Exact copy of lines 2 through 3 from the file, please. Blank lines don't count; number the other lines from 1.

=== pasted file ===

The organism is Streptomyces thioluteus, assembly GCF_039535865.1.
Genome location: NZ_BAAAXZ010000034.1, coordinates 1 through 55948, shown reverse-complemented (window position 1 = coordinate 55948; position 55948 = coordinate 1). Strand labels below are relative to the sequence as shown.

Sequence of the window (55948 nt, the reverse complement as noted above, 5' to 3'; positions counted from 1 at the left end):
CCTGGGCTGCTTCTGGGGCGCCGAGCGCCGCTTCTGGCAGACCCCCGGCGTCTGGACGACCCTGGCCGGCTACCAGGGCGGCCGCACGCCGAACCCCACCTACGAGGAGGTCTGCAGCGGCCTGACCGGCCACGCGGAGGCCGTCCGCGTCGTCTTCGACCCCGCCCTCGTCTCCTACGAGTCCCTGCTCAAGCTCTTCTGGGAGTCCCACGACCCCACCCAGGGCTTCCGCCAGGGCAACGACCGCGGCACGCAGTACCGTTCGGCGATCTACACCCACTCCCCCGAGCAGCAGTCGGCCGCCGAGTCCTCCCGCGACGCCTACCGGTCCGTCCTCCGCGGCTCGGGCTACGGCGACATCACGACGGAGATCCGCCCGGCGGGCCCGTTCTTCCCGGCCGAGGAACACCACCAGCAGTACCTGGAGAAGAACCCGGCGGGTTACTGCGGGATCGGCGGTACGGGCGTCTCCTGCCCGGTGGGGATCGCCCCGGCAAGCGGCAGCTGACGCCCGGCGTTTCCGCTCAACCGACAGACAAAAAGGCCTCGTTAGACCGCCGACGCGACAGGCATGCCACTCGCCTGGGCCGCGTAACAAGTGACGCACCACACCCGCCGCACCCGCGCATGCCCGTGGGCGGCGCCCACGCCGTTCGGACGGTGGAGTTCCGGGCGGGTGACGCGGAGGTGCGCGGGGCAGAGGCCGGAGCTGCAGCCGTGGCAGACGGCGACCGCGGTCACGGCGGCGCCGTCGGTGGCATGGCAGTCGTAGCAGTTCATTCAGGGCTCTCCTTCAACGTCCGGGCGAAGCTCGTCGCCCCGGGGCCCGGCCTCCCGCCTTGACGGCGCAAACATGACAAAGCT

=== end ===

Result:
Genome location: NZ_BAAAXZ010000034.1, coordinates 1 through 55948, shown reverse-complemented (window position 1 = coordinate 55948; position 55948 = coordinate 1). Strand labels below are relative to the sequence as shown.

Sequence of the window (55948 nt, the reverse complement as noted above, 5' to 3'; positions counted from 1 at the left end):